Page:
The question is not what can you do with these tasty morsels but what can’t you do with them. I have yet to find an unfavorable use. Tossed in fresh salads, pressed into paninis, folded in a taco, stuffed inside a fish (? sure!), they’re the sort of thing that makes leftovers something to look forward to, because you can incorporate these in some fashion.
I’ve spent a lifetime of sauteeing mushrooms, and not finding much reason to cook them another way. Sauteeing is great — it releases the viscous, gray juices of mushrooms and hopefully bleeds into something else in the pan. But roasted, they become almost chewy, almost crispy on the surface with a golden-brown crust on the tops. If you roast them for a short enough time at a high enough temperature, the mushroom will be still bursting with juice inside, but concentrated in taste and browned on the outside. It’s interesting. And it’s how the recipe for this is written below.
My first few times of roasting mushrooms happened by accident: they were on a pizza that went into a searingly-hot oven; they were on top of a casserole that went under a broiler. Finally, my dim lights turned onto the fact that they were quite tasty this way, and I could make it happen on purpose.
I wanted to give them enough flavor to soak up as they shriveled in so much heat, so I tossed them first with whole (small) garlic cloves, comparable in size with the quartered mushroom pieces, and of course, salt, pepper and plenty of olive oil. This seemed like a good opportunity to break out the red chili flakes, to seal in some southern Italian flavor, and since my rosemary plant is aiming for the sky right now, some spindles from that to trim it down.
I used crimini mushrooms, which are also known as — and are — baby portobellos. I don’t imagine any other mushroom wouldn’t taste great as well, when cut down to a similar, substantial size. They could even be left whole. But quartering them seems to lend the finished product to more uses in the end. I’ve found many of these, but perhaps you could add more suggestions, in comments.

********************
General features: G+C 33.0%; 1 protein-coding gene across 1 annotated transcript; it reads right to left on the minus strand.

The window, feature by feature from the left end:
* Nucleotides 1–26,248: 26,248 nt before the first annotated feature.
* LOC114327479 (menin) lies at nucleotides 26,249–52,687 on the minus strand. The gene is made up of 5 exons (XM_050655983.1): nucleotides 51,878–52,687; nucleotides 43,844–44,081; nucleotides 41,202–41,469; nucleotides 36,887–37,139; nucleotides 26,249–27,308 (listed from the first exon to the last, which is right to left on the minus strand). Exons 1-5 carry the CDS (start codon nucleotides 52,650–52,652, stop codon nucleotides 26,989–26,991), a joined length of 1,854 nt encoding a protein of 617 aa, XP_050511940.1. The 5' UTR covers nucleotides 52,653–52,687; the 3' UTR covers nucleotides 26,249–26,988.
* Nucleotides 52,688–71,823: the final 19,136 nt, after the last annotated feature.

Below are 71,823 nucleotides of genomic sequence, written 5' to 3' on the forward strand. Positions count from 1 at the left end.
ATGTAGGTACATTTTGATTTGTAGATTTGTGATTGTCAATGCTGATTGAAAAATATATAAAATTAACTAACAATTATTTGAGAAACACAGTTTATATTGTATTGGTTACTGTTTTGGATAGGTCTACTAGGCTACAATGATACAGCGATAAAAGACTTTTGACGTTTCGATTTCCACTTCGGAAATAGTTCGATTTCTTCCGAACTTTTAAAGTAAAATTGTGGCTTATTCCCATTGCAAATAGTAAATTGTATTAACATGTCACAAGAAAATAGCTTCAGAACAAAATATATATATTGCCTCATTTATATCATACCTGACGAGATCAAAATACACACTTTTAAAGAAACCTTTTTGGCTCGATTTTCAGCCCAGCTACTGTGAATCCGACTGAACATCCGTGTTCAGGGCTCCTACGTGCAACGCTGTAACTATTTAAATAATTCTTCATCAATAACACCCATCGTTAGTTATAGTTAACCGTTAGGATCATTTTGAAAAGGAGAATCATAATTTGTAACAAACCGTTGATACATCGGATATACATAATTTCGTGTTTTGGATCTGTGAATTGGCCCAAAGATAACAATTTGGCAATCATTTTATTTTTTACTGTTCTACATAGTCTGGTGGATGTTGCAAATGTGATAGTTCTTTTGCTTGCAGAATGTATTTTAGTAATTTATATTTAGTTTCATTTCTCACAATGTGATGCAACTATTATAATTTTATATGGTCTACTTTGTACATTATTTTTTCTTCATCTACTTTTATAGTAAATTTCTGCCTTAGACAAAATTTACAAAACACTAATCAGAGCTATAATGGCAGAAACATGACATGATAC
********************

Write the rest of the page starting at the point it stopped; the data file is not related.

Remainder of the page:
My latest, favorite creation was a lazy lunch with these mushrooms piled high on fresh spinach leaves and toast. I thought it could use a pool of bechamel sauce, perhaps, or a poached or easy-over egg on top. But because I was very hungry, I decided to turn that toast into a sandwich by adding another slice of bread, and gluing it all together with melted slices of Gouda cheese. It was fantastic.
Roasted Mushrooms with Garlic, Chile and Rosemary
(makes about 1 pint)
1/2 lb crimini mushrooms, quartered or halved to similar-sized pieces
5-6 cloves garlic, peeled
1/4 teaspoon red chili flakes (or to taste)
1 tablespoon fresh rosemary leaves
3-5 tablespoons extra-virgin olive oil
about 1/2 tsp Kosher or sea salt
freshly ground black pepper to taste
Preheat oven to 425 degrees. Toss mushrooms in remaining ingredients. Spread in a single layer on a roasting pan. Roast for 6-8 minutes, or until just browned and crisp-looking on top. Let cool and serve.
(for 1 pint or so)
1/2 lb crimini mushrooms: $6.00
6 cloves garlic: $0.50
1 tablespoon fresh rosemary (from houseplant): $0.25
about 4 tablespoons olive oil: $0.30
salt, pepper, 1/4 tsp red chili flakes: $0.20
Four brownie points: Mushrooms can absorb a whole lot of oil, so be mindful as you toss them and wonder why they don’t feel slick anymore after a few seconds. It’s all in there, still. But you definitely want to give them a nice coating to prevent them from getting dry or burned. Mushrooms might not have the same nutritional impact of many families of plants, but they’re a valuable part of one’s diet for what they do contribute. Selenium, for one, B-vitamins and phytonutrients to help out your immune system. Then, we rarely think of garlic for much else but flavor, but it’s a powerful allium with many benefits of its own.
Eight brownie points: Mushrooms are fungi that grow at pretty much any time of the season, unlike pickier plants. Several types are usually available Greenmarket stands such as that of Madura Mushroom Farms. But the biggest green factor benefit, and arguably health factor one, too, is the fact that these mushrooms can serve as a pretty satisfactory substitute for meat.